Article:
MT: When did you come to Vancouver?
WY: In January of 1994. It was after I had done a reading here of my first short story in September 1993. Then I came again in December 1993 to do a performance at a festival called ‘Racy/Sexy.’ I felt so welcomed by the local arts community, then, especially by the people of colour and Chinese-Canadian artists that I really wanted to live here.
MT: How did you hook up with Video In?
WY: When I moved here, I stayed with Persimmon Blackbridge (who I knew from ‘Racy/Sexy’ as a performance artist) for a couple of weeks. She lives with Lorna Boschman, who teaches at Video In. Lorna convinced me to apply for a scholarship through Video In. I got the scholarship, took the workshops that she and Paul Lang taught, and in October 1994 I released my first video, Peter Fucking Wayne Fucking Peter.
MT: How did the ideas for that come about?
WY: I had done the workshops, and then in June or July I met Peter. We became boyfriends really fast. We’d only known each other for about ten days when I said to him I wanted to make a video, and he said ‘Okay!’ I was talking to him about how I thought there weren’t enough sexy images of gay Asian men. I was also interested in talking about the interracial thing, the age difference, and the fact that he’s positive and I’m negative. That was something that was bugging him at the time — at that point, back in 1994, HIV-positive guys were expected to go celibate, to give up their sex lives altogether. So, to tape the two of us having sex — it was a political decision for both of us.
MT: You’ve done other creative work (poetry, fiction, performance art) but you seem to have stuck with video.
WY: Before I did video, I was writing short stories, doing visual art, installations, performance art. I’d taken some drama classes, and I was actually also a fashion designer. I was feeling pulled in lots of different directions by all these different media. When I started doing video, I could combine everything, because it covers all the bases. As a writer, a performer, even as a fashion designer — I could throw it all in there. That was really satisfying. And then there’s the fact the video is really portable. As a performance artist, it was really hard to get gigs, because a curator would have to decide: “Is Wayne worth a $500 plane ticket for one show?” And who would see it? Maybe thirty people that night, and then it’s done. But if you make a video, it only costs a few dollars to send it to another city, and it’ll last for years. Over time, hundreds of people will see it.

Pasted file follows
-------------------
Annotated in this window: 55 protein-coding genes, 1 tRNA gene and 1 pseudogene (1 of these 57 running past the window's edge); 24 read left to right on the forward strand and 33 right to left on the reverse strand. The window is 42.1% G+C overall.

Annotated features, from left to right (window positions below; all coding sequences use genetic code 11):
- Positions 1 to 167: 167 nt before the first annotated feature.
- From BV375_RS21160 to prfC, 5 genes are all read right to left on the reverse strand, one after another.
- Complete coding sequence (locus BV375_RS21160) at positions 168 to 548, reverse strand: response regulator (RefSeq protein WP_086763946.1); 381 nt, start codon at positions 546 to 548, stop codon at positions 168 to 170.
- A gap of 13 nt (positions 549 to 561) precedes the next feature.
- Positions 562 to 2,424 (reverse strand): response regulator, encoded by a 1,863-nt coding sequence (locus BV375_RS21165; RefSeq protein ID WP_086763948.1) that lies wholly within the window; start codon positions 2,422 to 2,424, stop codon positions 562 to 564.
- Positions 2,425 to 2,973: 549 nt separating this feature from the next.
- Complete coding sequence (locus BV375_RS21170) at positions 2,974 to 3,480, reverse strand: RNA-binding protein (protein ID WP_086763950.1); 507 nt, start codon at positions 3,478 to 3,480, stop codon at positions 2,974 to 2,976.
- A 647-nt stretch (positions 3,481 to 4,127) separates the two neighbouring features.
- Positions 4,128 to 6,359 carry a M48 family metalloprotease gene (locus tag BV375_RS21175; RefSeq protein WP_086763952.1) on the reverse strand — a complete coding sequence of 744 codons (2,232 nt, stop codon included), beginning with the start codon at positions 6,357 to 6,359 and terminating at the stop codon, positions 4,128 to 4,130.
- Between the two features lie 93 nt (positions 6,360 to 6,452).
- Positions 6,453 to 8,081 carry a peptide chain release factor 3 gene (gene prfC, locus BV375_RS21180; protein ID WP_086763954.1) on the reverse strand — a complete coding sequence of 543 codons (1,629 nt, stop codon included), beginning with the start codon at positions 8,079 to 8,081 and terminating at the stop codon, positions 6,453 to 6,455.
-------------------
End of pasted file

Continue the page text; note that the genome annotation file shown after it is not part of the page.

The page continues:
MT: What kind of relationship do you see between video and activism? Obviously, I don’t mean that art needs to be ‘in the service of the people’ or anything, but...
WY: Well, I don’t have a problem with direct activism in video. That’s traditionally where video comes from. Video In, for example, was founded in the early-’70s by a group of activists who had these ideals of putting media tools in the hands of marginalized communities who didn’t have access to the media. Even today, digital video is seen as a way to tell your own story and not have to go to film school or pay for stock. Cinema and film have this whole baggage (not just economic, but also historical), that you have to have a certain amount of ‘credibility’ to make a film. People try to break through that, but it’s still difficult to access the tools, the chemicals, the stock. Video is relatively cheap. Video cameras aren’t very expensive anymore, and you can edit on an iMac. Even so, an iMac is still $1,500 that a lot of people don’t have. I’m very aware that, even today, there are still limits, that you do still have to spend money, which can be difficult if you’re a woman or a person of colour or low income. It’s why you have so many more dykes, for example, doing performance art than video — because video costs more.